Spanish Roots: Why American English Is American, Part Two
In an earlier article about the Native American roots of American English, we asked the question: Why is American English so different from British English? One reason was the influence of Native American languages. This week we look at another cause: interaction between American English and Spanish. Spanish, like English, went through many changes as it developed in the New World. Like English, it was influenced by native languages and ways of speaking – it also acted as a pathway by which many native words eventually made their way into American English. This week’s Talk the Talk will take a look at some American vocabulary that derives – directly or indirectly – from various New World dialects of Spanish. Later columns will look at contributions from other languages.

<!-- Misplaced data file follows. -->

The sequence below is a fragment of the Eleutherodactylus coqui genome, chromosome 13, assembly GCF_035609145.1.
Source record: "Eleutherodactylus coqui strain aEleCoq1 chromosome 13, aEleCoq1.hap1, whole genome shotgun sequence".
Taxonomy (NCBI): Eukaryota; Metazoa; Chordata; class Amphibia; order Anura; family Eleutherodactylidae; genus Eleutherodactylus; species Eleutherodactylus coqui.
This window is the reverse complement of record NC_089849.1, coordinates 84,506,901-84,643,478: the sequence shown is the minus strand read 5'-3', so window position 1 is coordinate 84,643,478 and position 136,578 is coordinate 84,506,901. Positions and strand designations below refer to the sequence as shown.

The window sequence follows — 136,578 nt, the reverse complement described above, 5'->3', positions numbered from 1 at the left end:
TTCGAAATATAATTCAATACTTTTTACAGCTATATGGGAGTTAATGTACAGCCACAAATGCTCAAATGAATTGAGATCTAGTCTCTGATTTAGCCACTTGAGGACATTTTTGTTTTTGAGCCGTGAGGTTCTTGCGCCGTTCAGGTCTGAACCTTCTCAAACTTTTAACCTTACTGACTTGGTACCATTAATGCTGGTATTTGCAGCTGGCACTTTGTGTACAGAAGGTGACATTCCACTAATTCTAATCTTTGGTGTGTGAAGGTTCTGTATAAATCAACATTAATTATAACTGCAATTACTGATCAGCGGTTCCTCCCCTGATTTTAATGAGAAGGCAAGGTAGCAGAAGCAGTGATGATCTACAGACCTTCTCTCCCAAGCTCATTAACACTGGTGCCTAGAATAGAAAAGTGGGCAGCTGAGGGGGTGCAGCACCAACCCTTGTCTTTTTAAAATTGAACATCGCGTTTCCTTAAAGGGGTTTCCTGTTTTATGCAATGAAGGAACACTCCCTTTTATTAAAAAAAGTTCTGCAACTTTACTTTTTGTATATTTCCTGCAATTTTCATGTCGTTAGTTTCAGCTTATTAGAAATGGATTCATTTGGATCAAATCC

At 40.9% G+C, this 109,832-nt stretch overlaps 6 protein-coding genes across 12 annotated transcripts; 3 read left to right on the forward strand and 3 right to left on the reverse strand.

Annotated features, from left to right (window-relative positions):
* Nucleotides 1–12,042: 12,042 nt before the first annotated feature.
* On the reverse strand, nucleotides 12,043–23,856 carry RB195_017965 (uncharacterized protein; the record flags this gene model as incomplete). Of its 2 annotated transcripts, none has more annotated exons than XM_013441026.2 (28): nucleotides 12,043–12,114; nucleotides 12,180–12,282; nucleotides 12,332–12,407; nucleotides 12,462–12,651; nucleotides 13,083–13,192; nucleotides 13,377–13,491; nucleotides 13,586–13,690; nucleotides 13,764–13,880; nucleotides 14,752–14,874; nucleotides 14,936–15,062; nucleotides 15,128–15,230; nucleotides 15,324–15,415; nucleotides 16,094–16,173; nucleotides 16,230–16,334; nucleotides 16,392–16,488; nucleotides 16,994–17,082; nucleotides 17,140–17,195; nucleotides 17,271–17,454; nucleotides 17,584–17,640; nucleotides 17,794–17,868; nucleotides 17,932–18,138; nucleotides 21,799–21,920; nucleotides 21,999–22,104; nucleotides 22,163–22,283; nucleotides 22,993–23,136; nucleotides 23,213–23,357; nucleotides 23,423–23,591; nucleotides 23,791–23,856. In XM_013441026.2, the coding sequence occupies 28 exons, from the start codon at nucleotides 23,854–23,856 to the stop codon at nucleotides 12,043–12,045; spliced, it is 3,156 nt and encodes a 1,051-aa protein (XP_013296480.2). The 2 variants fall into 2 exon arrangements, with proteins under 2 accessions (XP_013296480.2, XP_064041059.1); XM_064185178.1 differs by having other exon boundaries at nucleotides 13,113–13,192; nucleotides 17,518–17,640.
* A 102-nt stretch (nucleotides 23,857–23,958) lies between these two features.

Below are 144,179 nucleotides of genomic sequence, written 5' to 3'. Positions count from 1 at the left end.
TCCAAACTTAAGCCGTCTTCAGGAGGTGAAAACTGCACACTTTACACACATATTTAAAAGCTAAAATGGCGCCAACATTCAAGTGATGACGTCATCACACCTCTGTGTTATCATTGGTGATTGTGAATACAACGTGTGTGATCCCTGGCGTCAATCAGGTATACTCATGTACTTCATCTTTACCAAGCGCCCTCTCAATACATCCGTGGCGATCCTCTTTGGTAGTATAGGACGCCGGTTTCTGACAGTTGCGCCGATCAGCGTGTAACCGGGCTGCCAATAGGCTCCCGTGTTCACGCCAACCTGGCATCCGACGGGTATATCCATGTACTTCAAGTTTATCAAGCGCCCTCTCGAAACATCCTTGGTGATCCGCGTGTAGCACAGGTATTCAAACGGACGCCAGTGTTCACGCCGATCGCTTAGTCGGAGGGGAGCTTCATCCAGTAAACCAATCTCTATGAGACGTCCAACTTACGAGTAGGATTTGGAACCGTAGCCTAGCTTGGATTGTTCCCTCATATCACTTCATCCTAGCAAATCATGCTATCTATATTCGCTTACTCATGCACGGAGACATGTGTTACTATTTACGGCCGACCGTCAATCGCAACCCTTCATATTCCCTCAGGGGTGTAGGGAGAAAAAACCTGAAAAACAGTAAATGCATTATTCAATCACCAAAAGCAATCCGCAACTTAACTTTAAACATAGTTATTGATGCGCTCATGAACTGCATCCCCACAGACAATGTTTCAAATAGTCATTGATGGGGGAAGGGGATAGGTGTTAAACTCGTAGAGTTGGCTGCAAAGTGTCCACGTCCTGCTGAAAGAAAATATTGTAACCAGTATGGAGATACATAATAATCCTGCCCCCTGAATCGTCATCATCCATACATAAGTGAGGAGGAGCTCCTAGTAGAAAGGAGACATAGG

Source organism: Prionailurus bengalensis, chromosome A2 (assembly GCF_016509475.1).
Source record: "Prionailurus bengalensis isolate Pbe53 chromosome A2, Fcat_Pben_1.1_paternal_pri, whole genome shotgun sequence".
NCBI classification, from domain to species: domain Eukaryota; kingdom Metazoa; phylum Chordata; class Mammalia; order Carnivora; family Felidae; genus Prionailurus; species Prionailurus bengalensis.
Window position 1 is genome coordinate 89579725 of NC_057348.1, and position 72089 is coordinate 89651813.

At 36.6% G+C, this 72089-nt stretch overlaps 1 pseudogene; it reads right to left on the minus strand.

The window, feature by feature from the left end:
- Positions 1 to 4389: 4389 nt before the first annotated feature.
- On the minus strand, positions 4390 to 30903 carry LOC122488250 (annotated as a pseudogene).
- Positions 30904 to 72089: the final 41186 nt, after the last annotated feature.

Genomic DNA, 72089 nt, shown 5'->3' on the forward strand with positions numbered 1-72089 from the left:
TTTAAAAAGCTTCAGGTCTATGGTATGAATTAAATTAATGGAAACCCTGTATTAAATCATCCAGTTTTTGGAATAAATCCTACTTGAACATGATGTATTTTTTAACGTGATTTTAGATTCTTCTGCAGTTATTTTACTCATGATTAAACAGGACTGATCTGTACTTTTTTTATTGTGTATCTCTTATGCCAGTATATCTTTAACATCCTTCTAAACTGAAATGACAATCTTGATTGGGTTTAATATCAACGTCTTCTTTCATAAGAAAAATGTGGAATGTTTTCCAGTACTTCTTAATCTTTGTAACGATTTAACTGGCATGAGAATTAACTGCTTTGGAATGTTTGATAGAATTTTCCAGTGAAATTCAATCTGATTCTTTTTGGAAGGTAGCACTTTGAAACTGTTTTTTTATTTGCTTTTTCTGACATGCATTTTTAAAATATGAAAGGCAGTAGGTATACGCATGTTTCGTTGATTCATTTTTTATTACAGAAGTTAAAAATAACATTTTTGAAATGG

It is helpful to get used to the basics of Spanish pronunciation (See the end of this article for help). You might want to try to see how each new word in this article should be pronounced, and then try it a few times until you get used to the new sounds and sound combinations. Hopefully, this will at least help you recognize the words when you hear them used.